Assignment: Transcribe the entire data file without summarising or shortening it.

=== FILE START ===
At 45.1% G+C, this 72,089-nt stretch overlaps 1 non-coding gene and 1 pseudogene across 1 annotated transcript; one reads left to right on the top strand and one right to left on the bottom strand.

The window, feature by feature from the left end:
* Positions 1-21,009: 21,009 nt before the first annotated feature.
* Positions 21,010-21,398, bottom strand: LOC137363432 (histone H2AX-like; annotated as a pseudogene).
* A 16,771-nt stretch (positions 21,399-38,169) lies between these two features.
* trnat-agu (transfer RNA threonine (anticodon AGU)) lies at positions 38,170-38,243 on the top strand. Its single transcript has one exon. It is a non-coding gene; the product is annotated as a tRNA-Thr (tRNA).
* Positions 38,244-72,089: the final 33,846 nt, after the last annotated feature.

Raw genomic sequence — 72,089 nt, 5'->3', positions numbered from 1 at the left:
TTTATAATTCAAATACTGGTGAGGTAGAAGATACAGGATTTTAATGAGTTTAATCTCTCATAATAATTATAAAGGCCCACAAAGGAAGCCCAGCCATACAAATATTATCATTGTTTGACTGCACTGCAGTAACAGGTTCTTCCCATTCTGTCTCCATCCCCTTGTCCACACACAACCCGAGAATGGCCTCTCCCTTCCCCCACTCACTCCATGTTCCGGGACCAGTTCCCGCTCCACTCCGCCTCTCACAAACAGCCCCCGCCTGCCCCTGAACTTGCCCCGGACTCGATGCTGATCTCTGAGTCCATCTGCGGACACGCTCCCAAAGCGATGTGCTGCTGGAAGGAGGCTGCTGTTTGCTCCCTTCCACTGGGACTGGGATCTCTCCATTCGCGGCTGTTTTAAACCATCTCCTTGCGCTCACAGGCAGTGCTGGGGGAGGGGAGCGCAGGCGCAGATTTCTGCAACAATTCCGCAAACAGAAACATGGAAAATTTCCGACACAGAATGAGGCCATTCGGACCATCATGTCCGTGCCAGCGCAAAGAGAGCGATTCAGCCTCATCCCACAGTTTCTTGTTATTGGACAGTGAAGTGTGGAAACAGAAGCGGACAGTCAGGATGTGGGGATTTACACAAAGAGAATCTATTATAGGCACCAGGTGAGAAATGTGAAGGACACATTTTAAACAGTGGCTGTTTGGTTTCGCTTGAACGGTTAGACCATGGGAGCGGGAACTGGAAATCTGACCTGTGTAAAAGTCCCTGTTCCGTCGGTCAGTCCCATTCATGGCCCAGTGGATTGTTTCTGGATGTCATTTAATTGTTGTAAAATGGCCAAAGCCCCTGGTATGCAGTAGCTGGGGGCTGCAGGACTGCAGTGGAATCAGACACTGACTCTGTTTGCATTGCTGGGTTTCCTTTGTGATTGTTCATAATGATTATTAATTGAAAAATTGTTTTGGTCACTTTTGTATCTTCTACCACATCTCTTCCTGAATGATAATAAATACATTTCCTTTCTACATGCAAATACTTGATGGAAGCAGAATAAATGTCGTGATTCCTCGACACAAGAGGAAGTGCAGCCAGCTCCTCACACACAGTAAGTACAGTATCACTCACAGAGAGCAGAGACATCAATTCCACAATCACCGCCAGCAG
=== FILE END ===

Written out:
At 45.1% G+C, this 72,089-nt stretch overlaps 1 non-coding gene and 1 pseudogene across 1 annotated transcript; one reads left to right on the top strand and one right to left on the bottom strand.

The window, feature by feature from the left end:
* Positions 1-21,009: 21,009 nt before the first annotated feature.
* Positions 21,010-21,398, bottom strand: LOC137363432 (histone H2AX-like; annotated as a pseudogene).
* A 16,771-nt stretch (positions 21,399-38,169) lies between these two features.
* trnat-agu (transfer RNA threonine (anticodon AGU)) lies at positions 38,170-38,243 on the top strand. Its single transcript has one exon. It is a non-coding gene; the product is annotated as a tRNA-Thr (tRNA).
* Positions 38,244-72,089: the final 33,846 nt, after the last annotated feature.

Raw genomic sequence — 72,089 nt, 5'->3', positions numbered from 1 at the left:
TTTATAATTCAAATACTGGTGAGGTAGAAGATACAGGATTTTAATGAGTTTAATCTCTCATAATAATTATAAAGGCCCACAAAGGAAGCCCAGCCATACAAATATTATCATTGTTTGACTGCACTGCAGTAACAGGTTCTTCCCATTCTGTCTCCATCCCCTTGTCCACACACAACCCGAGAATGGCCTCTCCCTTCCCCCACTCACTCCATGTTCCGGGACCAGTTCCCGCTCCACTCCGCCTCTCACAAACAGCCCCCGCCTGCCCCTGAACTTGCCCCGGACTCGATGCTGATCTCTGAGTCCATCTGCGGACACGCTCCCAAAGCGATGTGCTGCTGGAAGGAGGCTGCTGTTTGCTCCCTTCCACTGGGACTGGGATCTCTCCATTCGCGGCTGTTTTAAACCATCTCCTTGCGCTCACAGGCAGTGCTGGGGGAGGGGAGCGCAGGCGCAGATTTCTGCAACAATTCCGCAAACAGAAACATGGAAAATTTCCGACACAGAATGAGGCCATTCGGACCATCATGTCCGTGCCAGCGCAAAGAGAGCGATTCAGCCTCATCCCACAGTTTCTTGTTATTGGACAGTGAAGTGTGGAAACAGAAGCGGACAGTCAGGATGTGGGGATTTACACAAAGAGAATCTATTATAGGCACCAGGTGAGAAATGTGAAGGACACATTTTAAACAGTGGCTGTTTGGTTTCGCTTGAACGGTTAGACCATGGGAGCGGGAACTGGAAATCTGACCTGTGTAAAAGTCCCTGTTCCGTCGGTCAGTCCCATTCATGGCCCAGTGGATTGTTTCTGGATGTCATTTAATTGTTGTAAAATGGCCAAAGCCCCTGGTATGCAGTAGCTGGGGGCTGCAGGACTGCAGTGGAATCAGACACTGACTCTGTTTGCATTGCTGGGTTTCCTTTGTGATTGTTCATAATGATTATTAATTGAAAAATTGTTTTGGTCACTTTTGTATCTTCTACCACATCTCTTCCTGAATGATAATAAATACATTTCCTTTCTACATGCAAATACTTGATGGAAGCAGAATAAATGTCGTGATTCCTCGACACAAGAGGAAGTGCAGCCAGCTCCTCACACACAGTAAGTACAGTATCACTCACAGAGAGCAGAGACATCAATTCCACAATCACCGCCAGCAG